Going against the flow
The people of the Brahmaputra Valley within India will laud Delhi’s efforts to protect their downstream riparian rights vis-à-vis Chinese plans on the Brahmaputra. But what about the dams in the northeast? Neeraj Vagholikar elaborates.india Updated: Nov 24, 2009 21:58 IST
India’s concerns about the downstream impacts of dams proposed by the Chinese on the Brahmaputra in Tibet are justified, as we need to ensure that our social and ecological security is not compromised by developments upstream. But it is indeed ironic that we continue to ignore serious downstream impact concerns within our own country as we proceed with plans to build no less than 168 large hydropower projects in the geologically and ecologically fragile, seismically active and culturally-sensitive Brahmaputra river basin.
Recently, a wide array of civil society representatives from Assam sent a memorandum on large dams in the Northeast to Prime Minister Manmohan Singh. In the MoU, they expressed concern that livelihood and ecological impacts in the downstream in the Brahmaputra flood plains are being ignored even as many mega hydroelectric projects in the region go through clearance processes. Arunachal Pradesh alone plans to build 135 hydropower projects for an installed capacity of 57,000 MW. Till June 2009, the state has signed agreements for 103 projects with companies.
The memorandum from Assamese civil society says that the Centre seems to be in denial of a basic fact of nature: that a river flows downstream. This is evident from Terms of Reference (ToR) for Environment Impact Assessment (EIA) studies granted by the Ministry of Environment & Forests (MoEF) for at least 30 large dams in the Northeastern region in the last two years. While the ‘baseline data’ collection has been asked to be restricted to only 10 kilometre downstream, the actual ‘impact prediction’ has been asked to be restricted to an even smaller distance downstream in most cases: only between the dam and powerhouse! There is only one aspect that needs to be studied beyond 10 kilometre downstream: the ‘dam-break analysis’, which predicts what will be flooding downstream in case the dam actually breaks. But dam-break is not the only downstream risk a dam poses.
When large dams block the flow of a river, they also trap sediments and nutrients vital for fertilising downstream plains. Recent downstream impact concerns raised in the Northeast include loss of fisheries; changes in beel (wetland) ecology in the flood plains; impacts on agriculture on the chapories (riverine islands and tracts) and increased flood vulnerability due to massive boulder extraction from river beds and sudden water releases from reservoirs in the monsoons. While the ability of dams to effectively moderate floods in the Eastern Himalayas is debatable, even as per official plans only one out of the 103 hydropower projects for which an agreement has already been signed by Arunachal Pradesh is a multipurpose project with a flood moderation component.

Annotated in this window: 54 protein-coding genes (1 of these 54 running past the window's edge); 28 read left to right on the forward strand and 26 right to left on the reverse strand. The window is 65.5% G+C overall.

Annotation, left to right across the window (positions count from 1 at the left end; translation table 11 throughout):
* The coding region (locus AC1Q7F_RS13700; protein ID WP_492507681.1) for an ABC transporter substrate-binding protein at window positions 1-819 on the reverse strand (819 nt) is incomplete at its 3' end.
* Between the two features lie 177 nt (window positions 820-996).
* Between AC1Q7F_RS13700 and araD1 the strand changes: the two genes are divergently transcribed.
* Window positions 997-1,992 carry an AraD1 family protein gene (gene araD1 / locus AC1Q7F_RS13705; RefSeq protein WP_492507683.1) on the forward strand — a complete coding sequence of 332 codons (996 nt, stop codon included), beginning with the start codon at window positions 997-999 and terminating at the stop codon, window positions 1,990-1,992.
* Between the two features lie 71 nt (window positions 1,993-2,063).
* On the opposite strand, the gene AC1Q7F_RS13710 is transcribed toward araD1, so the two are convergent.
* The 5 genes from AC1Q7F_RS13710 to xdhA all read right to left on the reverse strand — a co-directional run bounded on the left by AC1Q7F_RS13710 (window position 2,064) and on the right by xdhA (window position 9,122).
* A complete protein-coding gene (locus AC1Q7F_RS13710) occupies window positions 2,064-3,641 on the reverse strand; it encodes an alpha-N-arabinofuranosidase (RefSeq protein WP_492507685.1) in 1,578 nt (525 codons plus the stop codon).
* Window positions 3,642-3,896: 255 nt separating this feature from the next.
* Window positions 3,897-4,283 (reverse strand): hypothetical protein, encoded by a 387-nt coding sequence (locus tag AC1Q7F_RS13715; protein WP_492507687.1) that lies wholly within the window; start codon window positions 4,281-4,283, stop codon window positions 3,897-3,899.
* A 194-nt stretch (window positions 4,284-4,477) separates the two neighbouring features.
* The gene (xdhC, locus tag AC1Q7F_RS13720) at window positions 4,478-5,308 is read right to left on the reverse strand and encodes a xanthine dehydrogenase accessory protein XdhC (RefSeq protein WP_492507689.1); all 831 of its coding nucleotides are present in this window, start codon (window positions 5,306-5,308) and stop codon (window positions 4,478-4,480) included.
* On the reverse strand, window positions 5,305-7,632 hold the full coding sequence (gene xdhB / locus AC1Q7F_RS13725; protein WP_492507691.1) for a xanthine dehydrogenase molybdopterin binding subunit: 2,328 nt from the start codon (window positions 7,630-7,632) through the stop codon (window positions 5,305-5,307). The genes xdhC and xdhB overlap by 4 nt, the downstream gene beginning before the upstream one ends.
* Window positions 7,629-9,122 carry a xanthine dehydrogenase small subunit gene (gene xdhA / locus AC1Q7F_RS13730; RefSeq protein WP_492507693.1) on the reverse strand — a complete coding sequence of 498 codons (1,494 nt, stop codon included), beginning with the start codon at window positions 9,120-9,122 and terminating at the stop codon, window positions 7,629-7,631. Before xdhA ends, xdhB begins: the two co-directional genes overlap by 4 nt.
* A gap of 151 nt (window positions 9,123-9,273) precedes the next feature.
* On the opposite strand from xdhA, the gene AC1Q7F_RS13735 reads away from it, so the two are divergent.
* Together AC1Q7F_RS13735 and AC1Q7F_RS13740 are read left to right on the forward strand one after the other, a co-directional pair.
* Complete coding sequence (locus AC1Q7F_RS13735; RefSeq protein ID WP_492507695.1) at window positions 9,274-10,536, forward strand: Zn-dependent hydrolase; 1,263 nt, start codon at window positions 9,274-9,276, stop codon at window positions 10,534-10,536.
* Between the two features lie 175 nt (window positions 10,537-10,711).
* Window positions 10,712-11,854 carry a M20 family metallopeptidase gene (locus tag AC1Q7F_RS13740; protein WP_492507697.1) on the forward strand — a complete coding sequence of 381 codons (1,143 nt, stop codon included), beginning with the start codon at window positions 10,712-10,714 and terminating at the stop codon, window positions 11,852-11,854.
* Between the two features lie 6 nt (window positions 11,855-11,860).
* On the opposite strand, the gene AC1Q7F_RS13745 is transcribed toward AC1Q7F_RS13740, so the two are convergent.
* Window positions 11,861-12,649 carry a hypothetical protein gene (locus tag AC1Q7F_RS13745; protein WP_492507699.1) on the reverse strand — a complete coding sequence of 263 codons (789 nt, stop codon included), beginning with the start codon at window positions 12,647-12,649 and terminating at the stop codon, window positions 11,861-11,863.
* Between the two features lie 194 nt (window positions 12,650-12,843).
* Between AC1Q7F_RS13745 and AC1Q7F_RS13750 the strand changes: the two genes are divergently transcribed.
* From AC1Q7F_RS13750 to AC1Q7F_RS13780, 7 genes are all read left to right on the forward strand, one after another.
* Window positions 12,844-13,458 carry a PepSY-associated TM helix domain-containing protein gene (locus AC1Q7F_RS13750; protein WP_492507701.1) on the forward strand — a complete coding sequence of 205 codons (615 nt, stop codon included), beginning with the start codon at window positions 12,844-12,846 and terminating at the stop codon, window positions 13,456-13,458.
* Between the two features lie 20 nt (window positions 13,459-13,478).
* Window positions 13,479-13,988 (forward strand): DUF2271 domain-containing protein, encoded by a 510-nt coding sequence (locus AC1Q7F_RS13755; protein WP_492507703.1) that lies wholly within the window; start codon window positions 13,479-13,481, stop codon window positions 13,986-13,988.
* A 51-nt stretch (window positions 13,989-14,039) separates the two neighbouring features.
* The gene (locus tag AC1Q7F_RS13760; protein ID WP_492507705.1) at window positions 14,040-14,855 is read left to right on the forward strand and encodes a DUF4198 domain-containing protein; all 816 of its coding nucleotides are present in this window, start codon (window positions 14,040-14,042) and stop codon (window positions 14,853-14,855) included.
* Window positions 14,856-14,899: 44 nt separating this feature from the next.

In the 2000 MW Lower Subansiri hydroelectric project, under construction on the Assam — Arunachal Pradesh border, an expert committee from IIT Guwahati, Dibrugarh University and Gauhati University is currently conducting a post-clearance downstream impact study of the project. Even though downstream studies were demanded before environmental clearance by locals, these studies were finally commissioned only after construction had started and that too because of a major people’s movement in the downstream. The expert committee in its February 2009 interim report has expressed concerns about the very location and foundation of the dam on geological grounds and recommended that all construction work on the project be stopped till their downstream study is completed. But the Central and State governments have failed to act on these recommendations and allowed work on the project to continue, leading to widespread public protests in the downstream areas in Assam.
A resident of the Brahmaputra floodplains in Assam has legally challenged the environmental clearance granted to the 1,000 MW Siyom project in Arunachal Pradesh on grounds that the downstream impact assessment had not be done. Both the project developer and the MoEF have shown their disregard for downstream issues by arguing that he is a resident of Assam, while the project is coming up in upstream Arunachal Pradesh!
The people of the Brahmaputra Valley within India will certainly laud New Delhi’s efforts to protect their downstream riparian rights vis-à-vis Chinese plans on the Brahmaputra. But as far as India’s own large hydropower projects in the Brahmaputra river basin are concerned, locals still require to ask a very basic question to the government: “A river flows downstream, doesn’t it?”
Neeraj Vagholikar is a member of Kalpavriksh, an environmental action group
The views expressed by the author are personal